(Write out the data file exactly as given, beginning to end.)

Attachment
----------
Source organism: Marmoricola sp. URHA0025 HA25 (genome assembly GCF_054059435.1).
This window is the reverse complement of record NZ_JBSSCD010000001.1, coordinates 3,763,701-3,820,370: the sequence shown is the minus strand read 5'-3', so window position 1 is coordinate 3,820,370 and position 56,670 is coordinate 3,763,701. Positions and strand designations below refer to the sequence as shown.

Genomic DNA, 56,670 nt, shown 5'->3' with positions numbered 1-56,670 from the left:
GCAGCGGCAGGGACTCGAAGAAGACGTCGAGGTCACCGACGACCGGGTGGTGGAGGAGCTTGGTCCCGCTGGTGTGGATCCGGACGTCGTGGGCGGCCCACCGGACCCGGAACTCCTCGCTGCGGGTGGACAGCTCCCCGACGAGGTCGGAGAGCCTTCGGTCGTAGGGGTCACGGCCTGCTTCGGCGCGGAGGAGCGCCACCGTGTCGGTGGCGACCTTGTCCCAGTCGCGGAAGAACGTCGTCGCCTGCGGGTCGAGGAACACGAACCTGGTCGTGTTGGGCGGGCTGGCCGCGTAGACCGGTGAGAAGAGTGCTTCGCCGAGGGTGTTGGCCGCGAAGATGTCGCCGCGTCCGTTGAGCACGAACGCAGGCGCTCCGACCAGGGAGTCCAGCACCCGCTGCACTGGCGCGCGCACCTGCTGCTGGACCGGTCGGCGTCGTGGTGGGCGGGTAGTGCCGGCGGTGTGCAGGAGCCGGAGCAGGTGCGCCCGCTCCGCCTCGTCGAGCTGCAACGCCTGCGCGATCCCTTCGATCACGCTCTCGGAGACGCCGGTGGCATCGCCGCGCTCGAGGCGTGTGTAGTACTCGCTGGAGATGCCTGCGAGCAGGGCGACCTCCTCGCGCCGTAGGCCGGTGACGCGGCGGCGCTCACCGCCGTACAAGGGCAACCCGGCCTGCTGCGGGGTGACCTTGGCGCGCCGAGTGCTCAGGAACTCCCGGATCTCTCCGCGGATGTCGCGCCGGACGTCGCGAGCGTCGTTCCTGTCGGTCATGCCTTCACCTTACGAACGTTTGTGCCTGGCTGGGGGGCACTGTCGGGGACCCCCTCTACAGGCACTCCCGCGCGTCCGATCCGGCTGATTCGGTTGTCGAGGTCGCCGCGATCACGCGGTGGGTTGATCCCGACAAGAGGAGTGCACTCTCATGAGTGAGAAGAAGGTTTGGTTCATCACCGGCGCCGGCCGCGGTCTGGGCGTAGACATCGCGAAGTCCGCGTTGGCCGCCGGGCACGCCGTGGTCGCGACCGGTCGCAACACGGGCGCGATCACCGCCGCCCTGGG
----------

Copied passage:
Source organism: Marmoricola sp. URHA0025 HA25 (genome assembly GCF_054059435.1).
This window is the reverse complement of record NZ_JBSSCD010000001.1, coordinates 3,763,701-3,820,370: the sequence shown is the minus strand read 5'-3', so window position 1 is coordinate 3,820,370 and position 56,670 is coordinate 3,763,701. Positions and strand designations below refer to the sequence as shown.

Genomic DNA, 56,670 nt, shown 5'->3' with positions numbered 1-56,670 from the left:
GCAGCGGCAGGGACTCGAAGAAGACGTCGAGGTCACCGACGACCGGGTGGTGGAGGAGCTTGGTCCCGCTGGTGTGGATCCGGACGTCGTGGGCGGCCCACCGGACCCGGAACTCCTCGCTGCGGGTGGACAGCTCCCCGACGAGGTCGGAGAGCCTTCGGTCGTAGGGGTCACGGCCTGCTTCGGCGCGGAGGAGCGCCACCGTGTCGGTGGCGACCTTGTCCCAGTCGCGGAAGAACGTCGTCGCCTGCGGGTCGAGGAACACGAACCTGGTCGTGTTGGGCGGGCTGGCCGCGTAGACCGGTGAGAAGAGTGCTTCGCCGAGGGTGTTGGCCGCGAAGATGTCGCCGCGTCCGTTGAGCACGAACGCAGGCGCTCCGACCAGGGAGTCCAGCACCCGCTGCACTGGCGCGCGCACCTGCTGCTGGACCGGTCGGCGTCGTGGTGGGCGGGTAGTGCCGGCGGTGTGCAGGAGCCGGAGCAGGTGCGCCCGCTCCGCCTCGTCGAGCTGCAACGCCTGCGCGATCCCTTCGATCACGCTCTCGGAGACGCCGGTGGCATCGCCGCGCTCGAGGCGTGTGTAGTACTCGCTGGAGATGCCTGCGAGCAGGGCGACCTCCTCGCGCCGTAGGCCGGTGACGCGGCGGCGCTCACCGCCGTACAAGGGCAACCCGGCCTGCTGCGGGGTGACCTTGGCGCGCCGAGTGCTCAGGAACTCCCGGATCTCTCCGCGGATGTCGCGCCGGACGTCGCGAGCGTCGTTCCTGTCGGTCATGCCTTCACCTTACGAACGTTTGTGCCTGGCTGGGGGGCACTGTCGGGGACCCCCTCTACAGGCACTCCCGCGCGTCCGATCCGGCTGATTCGGTTGTCGAGGTCGCCGCGATCACGCGGTGGGTTGATCCCGACAAGAGGAGTGCACTCTCATGAGTGAGAAGAAGGTTTGGTTCATCACCGGCGCCGGCCGCGGTCTGGGCGTAGACATCGCGAAGTCCGCGTTGGCCGCCGGGCACGCCGTGGTCGCGACCGGTCGCAACACGGGCGCGATCACCGCCGCCCTGGG